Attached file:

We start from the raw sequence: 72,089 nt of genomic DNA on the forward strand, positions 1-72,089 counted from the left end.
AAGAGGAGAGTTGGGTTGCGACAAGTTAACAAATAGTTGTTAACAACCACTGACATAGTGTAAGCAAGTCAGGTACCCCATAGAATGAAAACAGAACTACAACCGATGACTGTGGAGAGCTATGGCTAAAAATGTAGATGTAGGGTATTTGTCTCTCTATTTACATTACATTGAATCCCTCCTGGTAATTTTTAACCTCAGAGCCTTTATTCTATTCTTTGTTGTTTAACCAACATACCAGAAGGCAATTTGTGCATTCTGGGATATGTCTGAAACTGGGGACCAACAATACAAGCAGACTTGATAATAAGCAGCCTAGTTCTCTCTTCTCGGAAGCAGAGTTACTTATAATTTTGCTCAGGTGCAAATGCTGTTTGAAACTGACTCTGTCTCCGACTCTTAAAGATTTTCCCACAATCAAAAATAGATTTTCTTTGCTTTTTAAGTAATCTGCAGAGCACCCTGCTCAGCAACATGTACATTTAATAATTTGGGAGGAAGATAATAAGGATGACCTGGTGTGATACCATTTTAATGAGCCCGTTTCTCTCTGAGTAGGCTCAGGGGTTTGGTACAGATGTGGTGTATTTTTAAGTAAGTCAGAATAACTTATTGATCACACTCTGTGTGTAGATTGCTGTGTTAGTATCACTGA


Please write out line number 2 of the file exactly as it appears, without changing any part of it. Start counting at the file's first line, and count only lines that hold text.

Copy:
AAGAGGAGAGTTGGGTTGCGACAAGTTAACAAATAGTTGTTAACAACCACTGACATAGTGTAAGCAAGTCAGGTACCCCATAGAATGAAAACAGAACTACAACCGATGACTGTGGAGAGCTATGGCTAAAAATGTAGATGTAGGGTATTTGTCTCTCTATTTACATTACATTGAATCCCTCCTGGTAATTTTTAACCTCAGAGCCTTTATTCTATTCTTTGTTGTTTAACCAACATACCAGAAGGCAATTTGTGCATTCTGGGATATGTCTGAAACTGGGGACCAACAATACAAGCAGACTTGATAATAAGCAGCCTAGTTCTCTCTTCTCGGAAGCAGAGTTACTTATAATTTTGCTCAGGTGCAAATGCTGTTTGAAACTGACTCTGTCTCCGACTCTTAAAGATTTTCCCACAATCAAAAATAGATTTTCTTTGCTTTTTAAGTAATCTGCAGAGCACCCTGCTCAGCAACATGTACATTTAATAATTTGGGAGGAAGATAATAAGGATGACCTGGTGTGATACCATTTTAATGAGCCCGTTTCTCTCTGAGTAGGCTCAGGGGTTTGGTACAGATGTGGTGTATTTTTAAGTAAGTCAGAATAACTTATTGATCACACTCTGTGTGTAGATTGCTGTGTTAGTATCACTGA